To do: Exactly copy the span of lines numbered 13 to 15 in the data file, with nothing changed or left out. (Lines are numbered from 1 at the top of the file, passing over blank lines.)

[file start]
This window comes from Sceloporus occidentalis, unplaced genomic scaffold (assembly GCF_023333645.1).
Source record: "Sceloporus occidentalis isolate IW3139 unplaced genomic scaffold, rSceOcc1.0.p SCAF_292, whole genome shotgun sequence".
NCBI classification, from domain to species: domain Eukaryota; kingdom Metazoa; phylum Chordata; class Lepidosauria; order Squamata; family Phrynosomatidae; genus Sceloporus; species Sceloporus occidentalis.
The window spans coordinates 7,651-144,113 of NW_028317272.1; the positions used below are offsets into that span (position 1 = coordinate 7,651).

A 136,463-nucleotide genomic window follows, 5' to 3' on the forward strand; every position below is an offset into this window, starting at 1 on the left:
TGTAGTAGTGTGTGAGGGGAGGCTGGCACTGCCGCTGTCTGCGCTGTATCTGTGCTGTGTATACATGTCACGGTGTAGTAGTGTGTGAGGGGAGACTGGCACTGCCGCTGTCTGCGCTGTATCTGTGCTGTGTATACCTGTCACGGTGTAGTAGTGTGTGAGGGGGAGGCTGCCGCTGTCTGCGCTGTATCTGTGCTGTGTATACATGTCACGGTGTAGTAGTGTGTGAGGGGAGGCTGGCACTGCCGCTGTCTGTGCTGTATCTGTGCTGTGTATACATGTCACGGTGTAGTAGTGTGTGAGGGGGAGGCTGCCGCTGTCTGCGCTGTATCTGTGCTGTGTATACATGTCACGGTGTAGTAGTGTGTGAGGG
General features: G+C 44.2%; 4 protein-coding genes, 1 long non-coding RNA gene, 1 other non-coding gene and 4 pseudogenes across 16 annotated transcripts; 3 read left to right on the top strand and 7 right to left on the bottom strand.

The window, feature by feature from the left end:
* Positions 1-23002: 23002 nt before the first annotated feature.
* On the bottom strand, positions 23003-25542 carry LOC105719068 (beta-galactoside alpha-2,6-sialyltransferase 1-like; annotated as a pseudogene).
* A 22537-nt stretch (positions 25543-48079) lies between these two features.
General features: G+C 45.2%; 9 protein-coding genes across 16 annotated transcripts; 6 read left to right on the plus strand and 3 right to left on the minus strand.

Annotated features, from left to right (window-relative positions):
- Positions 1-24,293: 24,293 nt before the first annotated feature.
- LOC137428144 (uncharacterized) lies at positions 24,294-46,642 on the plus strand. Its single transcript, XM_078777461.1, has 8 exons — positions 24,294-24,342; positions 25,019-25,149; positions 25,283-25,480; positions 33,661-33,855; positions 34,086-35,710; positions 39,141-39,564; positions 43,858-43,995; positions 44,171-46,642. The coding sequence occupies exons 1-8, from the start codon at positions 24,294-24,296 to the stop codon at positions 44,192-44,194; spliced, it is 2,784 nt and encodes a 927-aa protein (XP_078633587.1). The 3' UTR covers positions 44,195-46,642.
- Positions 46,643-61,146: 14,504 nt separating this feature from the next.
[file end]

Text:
Annotated features, from left to right (window-relative positions):
- Positions 1-24,293: 24,293 nt before the first annotated feature.
- LOC137428144 (uncharacterized) lies at positions 24,294-46,642 on the plus strand. Its single transcript, XM_078777461.1, has 8 exons — positions 24,294-24,342; positions 25,019-25,149; positions 25,283-25,480; positions 33,661-33,855; positions 34,086-35,710; positions 39,141-39,564; positions 43,858-43,995; positions 44,171-46,642. The coding sequence occupies exons 1-8, from the start codon at positions 24,294-24,296 to the stop codon at positions 44,192-44,194; spliced, it is 2,784 nt and encodes a 927-aa protein (XP_078633587.1). The 3' UTR covers positions 44,195-46,642.